New York State Exposed Follow-up: Leaving New York to get ahead

Posted at: 11/18/2013 7:03 AM
Updated at: 11/18/2013 7:01 PM

Why are property taxes so high? Homeowners in our area can pay five to six times as much in property taxes as people with similar homes down south.

News10NBC looked at identical homes and compared what we're paying here to what some homeowners are paying down south. One reason why is it comes down to how we pay for our public schools. 

Raymond Pease knows what he pays in property tax at his home. The shock comes when News10NBC shows him what people outside New York State pay in property taxes for a similar house. 

To investigate, News10NBC went to the website, realtor.com and searched identical homes in suburban Rochester, Tennessee, North Carolina and Texas. Raymond's house in Perinton with its $7,000 plus in property taxes and plopped it down in Austin, Texas, the property taxes would be $3,700. Put it in Nashville, Tennessee and they would be $1,200. If you put it in Charlotte, North Carolina, the property taxes would be just $1,000.

Why do you pay so much less than we pay in Rochester? The answer, mostly, is local schools. News10NBC found that property taxes make up 33 percent of the total school budget. In North Carolina, it's only 22 percent. But in New York, it is much higher. In Greece, property taxes make up 48 percent of the school budget and in Fairport, it is 60 percent. In Pittsford, property taxes make up 77 percent of the school budget. 

Scott Covell, Assistant Superintendent for Business, Fairport CSD, said, “The primary factor in funding schools is property taxes. We wish New York State provided more money to schools so we didn't have to burden the property taxpayers as much as we do compared to other states.”

This year, New York State is spending $21 billion on education. Mark Johns represents the Perinton homeowners in the New York State Assembly. News 10NBC asked him if there is anything that can be done to lower the burden on property taxpayers?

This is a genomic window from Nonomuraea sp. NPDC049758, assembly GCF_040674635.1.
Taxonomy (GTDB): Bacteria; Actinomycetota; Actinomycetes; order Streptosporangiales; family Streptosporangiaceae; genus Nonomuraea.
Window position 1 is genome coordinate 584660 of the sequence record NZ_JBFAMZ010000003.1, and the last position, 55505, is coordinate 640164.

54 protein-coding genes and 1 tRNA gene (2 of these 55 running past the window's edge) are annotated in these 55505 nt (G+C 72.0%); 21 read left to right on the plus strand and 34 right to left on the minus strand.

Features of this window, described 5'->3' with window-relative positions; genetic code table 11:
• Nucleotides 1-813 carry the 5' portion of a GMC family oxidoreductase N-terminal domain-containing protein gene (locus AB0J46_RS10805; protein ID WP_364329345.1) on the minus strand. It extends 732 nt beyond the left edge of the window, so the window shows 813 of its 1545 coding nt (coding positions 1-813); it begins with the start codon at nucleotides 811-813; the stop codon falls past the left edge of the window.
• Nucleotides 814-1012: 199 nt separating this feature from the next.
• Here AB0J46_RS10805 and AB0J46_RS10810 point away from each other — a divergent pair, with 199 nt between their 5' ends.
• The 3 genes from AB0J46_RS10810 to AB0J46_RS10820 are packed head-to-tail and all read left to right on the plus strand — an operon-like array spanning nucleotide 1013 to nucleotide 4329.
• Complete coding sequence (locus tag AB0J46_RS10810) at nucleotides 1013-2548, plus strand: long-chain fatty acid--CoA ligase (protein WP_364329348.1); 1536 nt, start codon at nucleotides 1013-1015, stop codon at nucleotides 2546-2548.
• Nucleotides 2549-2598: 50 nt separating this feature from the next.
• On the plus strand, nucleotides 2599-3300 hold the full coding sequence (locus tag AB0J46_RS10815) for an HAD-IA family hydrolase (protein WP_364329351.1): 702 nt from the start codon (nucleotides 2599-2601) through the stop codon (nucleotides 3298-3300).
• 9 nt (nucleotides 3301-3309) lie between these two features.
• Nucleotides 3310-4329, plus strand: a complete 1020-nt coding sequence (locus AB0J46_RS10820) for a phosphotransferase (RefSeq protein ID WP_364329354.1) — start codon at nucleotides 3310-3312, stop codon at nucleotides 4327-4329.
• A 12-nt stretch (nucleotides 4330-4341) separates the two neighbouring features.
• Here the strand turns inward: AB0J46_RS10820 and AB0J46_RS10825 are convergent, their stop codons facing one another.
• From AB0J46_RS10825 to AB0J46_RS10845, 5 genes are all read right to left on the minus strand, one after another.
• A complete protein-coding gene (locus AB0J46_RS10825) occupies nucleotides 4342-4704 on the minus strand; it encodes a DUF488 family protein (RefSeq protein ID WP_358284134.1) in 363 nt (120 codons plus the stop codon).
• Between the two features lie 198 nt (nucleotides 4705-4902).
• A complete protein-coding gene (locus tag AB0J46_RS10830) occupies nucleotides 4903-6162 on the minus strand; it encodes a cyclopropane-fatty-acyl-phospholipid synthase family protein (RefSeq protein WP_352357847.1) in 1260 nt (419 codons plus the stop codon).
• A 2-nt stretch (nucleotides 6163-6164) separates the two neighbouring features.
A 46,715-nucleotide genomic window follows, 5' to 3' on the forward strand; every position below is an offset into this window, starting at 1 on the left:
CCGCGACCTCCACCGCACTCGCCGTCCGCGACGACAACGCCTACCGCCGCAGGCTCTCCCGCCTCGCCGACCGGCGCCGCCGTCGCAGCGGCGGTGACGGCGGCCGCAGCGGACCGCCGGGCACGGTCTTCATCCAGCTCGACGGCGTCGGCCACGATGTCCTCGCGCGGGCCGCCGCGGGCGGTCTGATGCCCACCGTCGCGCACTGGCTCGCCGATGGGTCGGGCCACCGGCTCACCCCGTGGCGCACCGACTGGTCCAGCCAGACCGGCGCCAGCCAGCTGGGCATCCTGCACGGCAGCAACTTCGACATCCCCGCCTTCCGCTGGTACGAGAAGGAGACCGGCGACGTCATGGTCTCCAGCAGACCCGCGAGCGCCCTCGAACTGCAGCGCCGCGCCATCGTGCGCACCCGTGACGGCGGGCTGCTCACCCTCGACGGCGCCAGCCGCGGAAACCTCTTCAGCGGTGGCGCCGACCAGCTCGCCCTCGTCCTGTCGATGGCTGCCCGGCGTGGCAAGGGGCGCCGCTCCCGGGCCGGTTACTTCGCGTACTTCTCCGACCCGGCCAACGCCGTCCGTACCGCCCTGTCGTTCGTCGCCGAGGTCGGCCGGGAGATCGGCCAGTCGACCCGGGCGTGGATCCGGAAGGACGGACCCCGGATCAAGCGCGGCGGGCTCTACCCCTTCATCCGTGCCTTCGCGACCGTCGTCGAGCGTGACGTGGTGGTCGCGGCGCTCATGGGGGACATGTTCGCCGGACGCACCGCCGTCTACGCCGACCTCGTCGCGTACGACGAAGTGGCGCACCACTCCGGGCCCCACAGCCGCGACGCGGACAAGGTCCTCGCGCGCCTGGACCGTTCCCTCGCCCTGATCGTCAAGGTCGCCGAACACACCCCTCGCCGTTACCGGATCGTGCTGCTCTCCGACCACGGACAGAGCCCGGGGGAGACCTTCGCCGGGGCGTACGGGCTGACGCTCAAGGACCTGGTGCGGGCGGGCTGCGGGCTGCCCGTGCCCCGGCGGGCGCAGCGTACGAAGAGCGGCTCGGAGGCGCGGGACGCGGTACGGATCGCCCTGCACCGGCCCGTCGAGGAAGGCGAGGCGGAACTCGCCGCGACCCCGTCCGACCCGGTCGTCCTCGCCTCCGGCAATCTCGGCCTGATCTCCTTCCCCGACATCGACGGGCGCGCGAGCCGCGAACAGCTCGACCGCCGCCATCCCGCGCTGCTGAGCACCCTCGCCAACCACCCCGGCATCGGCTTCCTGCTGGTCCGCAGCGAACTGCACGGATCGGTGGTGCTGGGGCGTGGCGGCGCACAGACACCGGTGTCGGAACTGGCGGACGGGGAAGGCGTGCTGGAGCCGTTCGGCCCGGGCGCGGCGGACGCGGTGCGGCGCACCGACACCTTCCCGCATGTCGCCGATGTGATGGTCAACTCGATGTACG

Assemblyman Mark Johns said, “Well, what we're trying to do here in New York State moving forward is cut some of the costs. We can't just arbitrarily say we're going to cut taxes.”

But what if we looked at this in terms of value?

Jody Siegle is the President of the Monroe County School Board Association. She says some school districts down south are countywide, so the counties pay for things like building maintenance and pensions. Some schools in other states also make students pay to play sports or be in the band. 

Jody Siegle, Monroe County School Board Assoc. said, “And if you want bussing, you have to pay for that above and beyond your school taxes.”

State law says that can't happen here. Realtor.com rates local schools near home. The schools for homes in Perinton gets 8's, 9's and 10's. In Tennessee, the schools get 5's. The schools in North Carolina get the same local scores. So that's why homeowners like Dick and Paulette Sonner can stomach the $6,000 in property taxes they pay. 

Paulette Sonner, lives in Perinton, said, “We've had children go through the schools here. We get wonderful services in the town of Perinton.”

Raymond Pease thinks about his neighbor who just moved to Tennessee. 

News10NBC's Berkeley Brean said, “Do you envy your neighbor who's gone down to Tennessee and is paying a fraction of what he paid here?”

Pease said, “From a tax stand point? Absolutely I am. I envy that. From a location, I can't beat this. I still love New York State.”

Schools in Tennessee spend an average of $5,600 per student. In North Carolina and Texas, it's about $8,400. In Fairport and Greece, it's $16,500 per student. In Pittsford, it's almost $19,000 per student and that's the state average. The average graduation rate in the 18 suburban and rural school districts in Monroe County is 91 percent, that's 20 points higher than the national average.